Writing Statements of Work That Keep Your Projects on Track

matt_karlynMatt Karlyn, a partner with the law firm of Foley & Lardner LLP and is a member of the firm’s Information Technology & Outsourcing Practice, shares his insights on writing vendor Statements of Work that keep IT projects on Track and protect them from vendors who don’t deliver.

At the beginning of a project that involves one of more vendors, project managers tend to focus more on the positive aspects of the relationship with the vendor and less on what would happen if the relationship fails to meet the project business objectives. Risks such as the supplier going out of business or failing to perform, or your company deciding to change direction, seem so unlikely that many project managers fail to plan for them.

However, the recent economic volatility and high-profile cases are forcing customers and vendors to focus more on protecting themselves through well written Contract Statements of Work.

Mr. Karlyn has extensive experience with transactions relating to outsourcing and information technology, including IT outsourcing, technology licensing, business process outsourcing, systems integration, cloud computing and software development.

Mr. Karlyn advises companies and associations on all matters involving the use of information technology and outsourcing initiatives, including managing the RFP process and drafting critical components of the RFP, vendor selection, contract development and negotiation, setting service levels and other performance criteria, advising on drafting and negotiating project management and governance terms and conditions, and assisting in the management of the transaction process.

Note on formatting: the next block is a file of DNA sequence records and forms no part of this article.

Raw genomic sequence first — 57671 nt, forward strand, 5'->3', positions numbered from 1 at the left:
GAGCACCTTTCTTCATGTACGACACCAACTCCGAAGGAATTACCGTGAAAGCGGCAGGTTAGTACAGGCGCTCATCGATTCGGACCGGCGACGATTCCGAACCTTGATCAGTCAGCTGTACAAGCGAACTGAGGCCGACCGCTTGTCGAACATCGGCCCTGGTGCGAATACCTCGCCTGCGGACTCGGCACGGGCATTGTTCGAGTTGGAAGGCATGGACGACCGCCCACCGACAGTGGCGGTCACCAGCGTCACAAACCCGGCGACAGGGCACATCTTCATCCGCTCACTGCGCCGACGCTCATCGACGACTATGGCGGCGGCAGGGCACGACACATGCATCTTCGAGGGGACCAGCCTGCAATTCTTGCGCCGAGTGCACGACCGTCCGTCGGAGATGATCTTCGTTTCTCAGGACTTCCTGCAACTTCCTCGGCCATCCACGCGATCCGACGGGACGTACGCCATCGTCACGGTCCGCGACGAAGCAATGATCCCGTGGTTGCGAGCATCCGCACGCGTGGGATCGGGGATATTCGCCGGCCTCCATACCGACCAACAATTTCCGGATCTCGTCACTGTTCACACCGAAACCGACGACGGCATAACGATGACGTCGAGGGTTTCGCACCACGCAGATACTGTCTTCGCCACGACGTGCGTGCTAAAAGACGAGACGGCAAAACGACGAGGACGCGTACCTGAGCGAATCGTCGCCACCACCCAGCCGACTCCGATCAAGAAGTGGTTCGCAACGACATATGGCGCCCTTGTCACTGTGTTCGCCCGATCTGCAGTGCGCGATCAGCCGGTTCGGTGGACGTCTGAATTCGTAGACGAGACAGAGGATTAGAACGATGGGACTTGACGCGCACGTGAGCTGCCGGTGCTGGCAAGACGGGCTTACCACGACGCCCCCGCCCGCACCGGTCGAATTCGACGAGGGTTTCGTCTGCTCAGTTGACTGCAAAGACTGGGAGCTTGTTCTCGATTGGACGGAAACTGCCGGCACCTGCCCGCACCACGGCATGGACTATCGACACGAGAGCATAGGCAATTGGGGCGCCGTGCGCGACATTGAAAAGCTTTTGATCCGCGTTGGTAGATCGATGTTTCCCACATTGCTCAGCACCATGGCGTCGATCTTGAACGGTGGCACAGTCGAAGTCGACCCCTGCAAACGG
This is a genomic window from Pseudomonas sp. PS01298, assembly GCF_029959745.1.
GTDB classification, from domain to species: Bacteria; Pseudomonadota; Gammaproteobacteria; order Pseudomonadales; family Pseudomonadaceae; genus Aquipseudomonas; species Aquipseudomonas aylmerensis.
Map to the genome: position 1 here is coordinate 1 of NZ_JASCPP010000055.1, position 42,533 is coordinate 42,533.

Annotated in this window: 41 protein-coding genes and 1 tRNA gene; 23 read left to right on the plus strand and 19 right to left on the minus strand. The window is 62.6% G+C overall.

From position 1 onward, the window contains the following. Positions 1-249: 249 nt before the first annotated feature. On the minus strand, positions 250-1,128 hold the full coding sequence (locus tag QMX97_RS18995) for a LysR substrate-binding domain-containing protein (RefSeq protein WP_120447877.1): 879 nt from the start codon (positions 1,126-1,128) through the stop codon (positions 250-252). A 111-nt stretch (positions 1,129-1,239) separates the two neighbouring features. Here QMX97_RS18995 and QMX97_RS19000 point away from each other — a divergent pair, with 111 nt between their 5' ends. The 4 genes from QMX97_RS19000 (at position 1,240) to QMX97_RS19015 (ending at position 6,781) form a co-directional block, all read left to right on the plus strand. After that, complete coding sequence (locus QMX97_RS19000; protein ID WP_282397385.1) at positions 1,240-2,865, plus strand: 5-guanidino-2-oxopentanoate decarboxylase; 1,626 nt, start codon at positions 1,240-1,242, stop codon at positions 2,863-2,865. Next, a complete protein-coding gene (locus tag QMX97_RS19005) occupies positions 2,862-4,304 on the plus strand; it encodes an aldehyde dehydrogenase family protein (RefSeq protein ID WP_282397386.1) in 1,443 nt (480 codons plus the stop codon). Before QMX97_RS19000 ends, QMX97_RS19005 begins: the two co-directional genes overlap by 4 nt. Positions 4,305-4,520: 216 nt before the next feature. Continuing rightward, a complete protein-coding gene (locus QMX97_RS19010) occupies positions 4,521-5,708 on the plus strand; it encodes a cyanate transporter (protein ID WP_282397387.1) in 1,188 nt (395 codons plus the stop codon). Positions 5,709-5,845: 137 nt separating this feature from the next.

Mr. Karlyn has been named a judge for the CIO 100 Awards. Every year, the CIO 100 Awards honor 100 companies that demonstrate excellence and achievement in IT.

The Interview:

Listen now:

Audio clip: Adobe Flash Player (version 9 or above) is required to play this audio clip. Download the latest version here. You also need to have JavaScript enabled in your browser.

Right click here to download the MP3








 Download the complete transcripts now

 

  • How is the current economy affecting vendor management landscape?
  • You say in article How to Protect Your Company from Vendors Who Don’t Deliver: “At the beginning of a relationship, scenarios such as the supplier going out of business or failing to perform, or your company deciding to change direction, seem so unlikely that many organizations fail to plan for them. However, economic volatility coupled with recent high-profile cases are forcing CIOs and vendors to focus more on protecting themselves through their contracts.”  What are some of the key lessons learned from some of the recent high profile cases such as British Sky Broadcasting (BSY) (BSkyB) v. Electronic Data Systems (EDS) and Satyam Computer Services cases?
  •  In article Vendor Management: Write Statements of Work That Keep IT Projects on Track, you say: “Courts have made it clear that the vendor is responsible only for delivering items expressly identified in the SOW. Vendors don’t have to do anything you didn’t ask for in the contract.” What is the importance of the SOW and how it fits in the context in the overall vendor contract?
  • What are some of the differences between SOW for a project as opposed one that is for a service agreement such as providing ongoing maintenance and support for an IT system?
  • What do project managers need to know about working under badly written statements of work?